Together, 5G and Blockchain technologies are on course to alter and disrupt industries, marketplaces, and society at large for the better. With some help from a third technology, IoT, these movements are going to change a lot. In fact, they already have.
The world becomes more connected every day as technology continues to advance faster. Our connection as consumers with the companies we patronize is growing. The connection we have with our employers is growing. Even the connection between us and our own homes is growing. As IoT evolves, more everyday devices are becoming connected. It’s not just our smartphone anymore. It’s our thermostats, our refrigerators, our vehicles… you name it. The internet and 5G technology are gaining momentum all the time and it’s changing the way we live our lives.
Blockchain is an equally disrupting technology that’s creating new marketplaces and facilitating new kinds of exchanges. Both 5G and Blockchain aim to fulfill their promise of securely connecting people with each other and with the world around them. Though separate, these two innovations have a synergistic relationship. For instance, 5G provides features that increase Blockchain take-up.
But 5G and blockchain are certainly not without detractors. Change and industry disruption are not always welcomed or understood. But it’s impossible to deny that changes are coming, and most of them are facilitated by 5G, Blockchain, and IoT. Let’s take a look at how all these technologies work together.
Blockhain Enables 5G
In 2018, 5G began to rollout. One of 5G’s main promises is to elevate IoT to new heights, using less energy to make an immeasurable amount of connections. Here are a few important points to remember about 5G cellular networks:
- Significantly faster speeds, making things like 8K video streaming possible.
- Much lower latency, allowing lightning-fast response times which will enable things like real-time transactions to take place.
- More devices become connected, everything from kitchen appliances to air quality sensors in smart cities and who knows what else.
5G aims to make possible 1 million+ connections per kilometer simultaneously. By using a radio spectrum with increased variety, it hopes to accomplish this as well as many other technological feats. But radio spectrum, by its very nature, poses challenges. In order for 5G to reach its potential, the way frequency resources are currently allocated needs to improve. This is where Blockchain technology comes in.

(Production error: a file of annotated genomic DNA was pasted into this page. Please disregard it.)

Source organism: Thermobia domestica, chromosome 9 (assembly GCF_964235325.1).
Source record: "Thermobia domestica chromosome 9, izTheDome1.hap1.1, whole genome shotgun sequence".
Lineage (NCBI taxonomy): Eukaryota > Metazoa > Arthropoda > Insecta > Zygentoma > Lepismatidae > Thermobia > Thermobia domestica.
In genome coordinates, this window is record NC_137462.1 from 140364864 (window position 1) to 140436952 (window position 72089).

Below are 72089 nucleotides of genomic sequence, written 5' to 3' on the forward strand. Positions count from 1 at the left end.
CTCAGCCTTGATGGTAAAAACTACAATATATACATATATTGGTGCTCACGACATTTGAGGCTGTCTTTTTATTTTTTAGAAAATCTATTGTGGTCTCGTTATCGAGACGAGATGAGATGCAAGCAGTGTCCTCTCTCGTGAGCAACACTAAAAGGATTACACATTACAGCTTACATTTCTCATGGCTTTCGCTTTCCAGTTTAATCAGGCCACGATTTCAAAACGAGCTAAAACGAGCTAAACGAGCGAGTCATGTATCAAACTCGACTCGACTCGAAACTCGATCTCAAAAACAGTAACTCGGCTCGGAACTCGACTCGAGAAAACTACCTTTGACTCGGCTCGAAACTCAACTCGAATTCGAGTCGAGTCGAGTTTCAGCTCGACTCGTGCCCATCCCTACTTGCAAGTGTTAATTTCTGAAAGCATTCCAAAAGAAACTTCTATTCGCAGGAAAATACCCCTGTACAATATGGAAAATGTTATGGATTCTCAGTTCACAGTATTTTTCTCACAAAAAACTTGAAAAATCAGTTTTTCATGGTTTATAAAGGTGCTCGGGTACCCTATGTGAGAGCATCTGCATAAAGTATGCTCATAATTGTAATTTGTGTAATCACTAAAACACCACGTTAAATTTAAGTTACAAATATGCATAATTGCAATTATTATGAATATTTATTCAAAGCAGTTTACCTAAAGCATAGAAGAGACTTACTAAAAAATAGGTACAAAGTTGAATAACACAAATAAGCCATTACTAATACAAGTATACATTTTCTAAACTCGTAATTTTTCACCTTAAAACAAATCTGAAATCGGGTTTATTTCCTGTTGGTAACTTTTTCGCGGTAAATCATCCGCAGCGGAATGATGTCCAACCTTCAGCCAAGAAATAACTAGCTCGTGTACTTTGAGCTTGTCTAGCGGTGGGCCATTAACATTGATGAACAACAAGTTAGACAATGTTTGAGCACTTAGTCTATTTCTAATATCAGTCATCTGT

The way all the different frequencies within the wireless spectrum are currently used does not allow for much flexibility. But with Blockchains and AI, wireless devices would be able to make much more dynamic use of them. So much so that billions of devices could connect simultaneously to 5G networks. Blockchain is creating the next generation of identity management, cross-carrier payment systems, security, and billing. All this will allow providers to keep track of who has access to what, and render the whole process of connecting devices to each other more trustworthy and safe.
Blockchain Enhances 5G Security
When 5G devices and network equipment are associated with 5G networks AND Blockchain, faking a user’s or device’s identify will be impossible. Blockchain enhances 5G’s security capability and truly turns the networks into trusted data sources by giving machines, equipment, and devices secure identities. Once a device becomes part of such a network, it gains the ability to use cryptographically secured communications. Any outside device that interacts with it or with any associate network equipment also gains this ability.
As networks push forward to their goal of virtualization, Blockchain can act as a control panel for the network and remove so much risk. No more running on computing infrastructure that is standardized and cheap. Blockchain technology gives an enormous upgrade to both generic and custom hardware elements, private or not.
Blockchains also add immutability to 5G security, allowing for better, hacker-proof resource allocation and network design. This disruptive enhancement makes it virtually impossible for hackers to gain access to network equipment configuration or transaction records.
Blockchain Upgrades IoT Security
Imagine you have a Nest thermometer in your home (a device that operates via cloud-based services that stores its identity in a centralized database). The truth is that it’s only a matter of time before the database storing your device’s identity is compromised. But Blockchain’s decentralized architecture acts as a much more robust protection for device identity by using secure hashing algorithms and asymmetric cryptography. Devices receive guaranteed identity by giving them a Blockchain address that corresponds to their traditional registration. This decentralized identification is much more secure than the existing centralized infrastructure.
Many consider security to be the most significant hurdle that IoT has to clear in order for the technology to reach its economic potential. But the combined powers of 5G and Blockchain truly have the potential to be the catalyst to make IoT’s goals a reality.
Here are a few relevant points to remember about IoT:
- It will make storing data locally the new standard, instead of vulnerable, mass cloud-based storage.
- Better sensors will enable vastly more sophisticated, faster industrial processes.
- Greatly enhanced device intelligence will open up a world of possibilities.
Addressing Security Vulnerabilites